For us, it's an automatic external defibrillator, but for Claire Godfrey, it's much more.
"It's just something to help save your life."
Just a couple months ago, as she was preparing for school, Claire's father heard the firstyear LaFollette student as she went into cardiac arrest in the family's bathroom.
Her mother, Beth, recalls the horror of watching Claire's father attempt to reach her. "He had to get through the door to get to her."
Eight minutes later, paramedics began CPR.
Beth explains, "They say that if you are not defibrillated within ten minutes, your chance of surviving are zero."
Today, Claire and her parents attended the grand installation of two new defibrillators at Madison's LaFollette High School, the fourth school in the Madison Metropolitan School District to receive a defibrillator. 78 defibrillators are expected to be in all Madison schools within about a month.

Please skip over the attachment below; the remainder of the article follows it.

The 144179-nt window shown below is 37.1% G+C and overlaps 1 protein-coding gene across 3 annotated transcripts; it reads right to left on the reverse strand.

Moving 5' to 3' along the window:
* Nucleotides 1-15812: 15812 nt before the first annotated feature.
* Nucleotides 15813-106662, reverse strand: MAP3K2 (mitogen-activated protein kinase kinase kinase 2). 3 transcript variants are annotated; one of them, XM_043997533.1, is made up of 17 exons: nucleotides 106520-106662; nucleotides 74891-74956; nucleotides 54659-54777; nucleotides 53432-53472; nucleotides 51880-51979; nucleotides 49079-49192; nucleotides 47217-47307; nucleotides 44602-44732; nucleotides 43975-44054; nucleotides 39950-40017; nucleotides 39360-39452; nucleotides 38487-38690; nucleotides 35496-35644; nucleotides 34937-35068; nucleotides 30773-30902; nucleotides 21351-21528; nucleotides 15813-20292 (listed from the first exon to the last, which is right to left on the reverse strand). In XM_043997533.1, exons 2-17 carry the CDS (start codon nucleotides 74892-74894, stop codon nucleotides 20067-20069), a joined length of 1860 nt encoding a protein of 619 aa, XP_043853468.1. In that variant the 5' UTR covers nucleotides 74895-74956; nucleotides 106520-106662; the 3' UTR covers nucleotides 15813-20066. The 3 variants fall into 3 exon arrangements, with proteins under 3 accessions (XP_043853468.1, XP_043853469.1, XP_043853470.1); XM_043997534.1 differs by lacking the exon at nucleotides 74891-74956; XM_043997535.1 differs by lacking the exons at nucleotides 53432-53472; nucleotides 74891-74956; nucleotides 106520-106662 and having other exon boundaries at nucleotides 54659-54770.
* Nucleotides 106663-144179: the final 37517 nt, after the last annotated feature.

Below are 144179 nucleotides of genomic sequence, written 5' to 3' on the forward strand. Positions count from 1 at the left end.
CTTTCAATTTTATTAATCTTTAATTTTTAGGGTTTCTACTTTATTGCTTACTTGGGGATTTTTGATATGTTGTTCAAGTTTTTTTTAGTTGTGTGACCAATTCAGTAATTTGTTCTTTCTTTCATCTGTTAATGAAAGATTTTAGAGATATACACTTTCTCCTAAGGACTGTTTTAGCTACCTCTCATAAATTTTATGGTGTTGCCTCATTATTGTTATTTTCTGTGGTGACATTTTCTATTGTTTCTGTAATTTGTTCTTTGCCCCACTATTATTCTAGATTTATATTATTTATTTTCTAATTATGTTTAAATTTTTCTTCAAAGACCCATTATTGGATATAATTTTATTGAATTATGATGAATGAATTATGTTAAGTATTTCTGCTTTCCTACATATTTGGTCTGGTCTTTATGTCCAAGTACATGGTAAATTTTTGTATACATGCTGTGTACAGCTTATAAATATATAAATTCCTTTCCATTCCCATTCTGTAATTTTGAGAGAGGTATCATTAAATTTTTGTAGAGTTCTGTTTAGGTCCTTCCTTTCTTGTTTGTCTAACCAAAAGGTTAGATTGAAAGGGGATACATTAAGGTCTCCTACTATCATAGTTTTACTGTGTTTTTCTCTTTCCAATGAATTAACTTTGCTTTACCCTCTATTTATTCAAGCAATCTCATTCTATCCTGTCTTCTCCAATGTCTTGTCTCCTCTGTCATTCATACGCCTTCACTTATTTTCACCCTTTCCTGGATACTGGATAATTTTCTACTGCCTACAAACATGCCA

Claire says, "I know it didn't happen here and everything, but like, just going through what I went through, it makes me feel safer."
"I'm thinking this is a really comfortable situation. I'm really glad we have 'em, I hope we never have to use 'em," says Kristi Schultz, a LaFollette school nurse.
Schultz says nurses, nursing assistants, administrators, custodians, coaches, and any interested teachers have been or will be trained to use the AEDs, adding display of the devices serves a purpose in and of itself.
"If we don't use them, it raises the awareness of the community about cardiac problems and the importance of learning CPR, and the importance of paying attention to symptoms."
Claire is currently receiving instruction at home, but is expected to fully recover.
Meanwhile, the effort to place AED's in every Madison school marks the end of a 132,000 dollar fundraising push, involving area donors and sponsors, including NBC 15.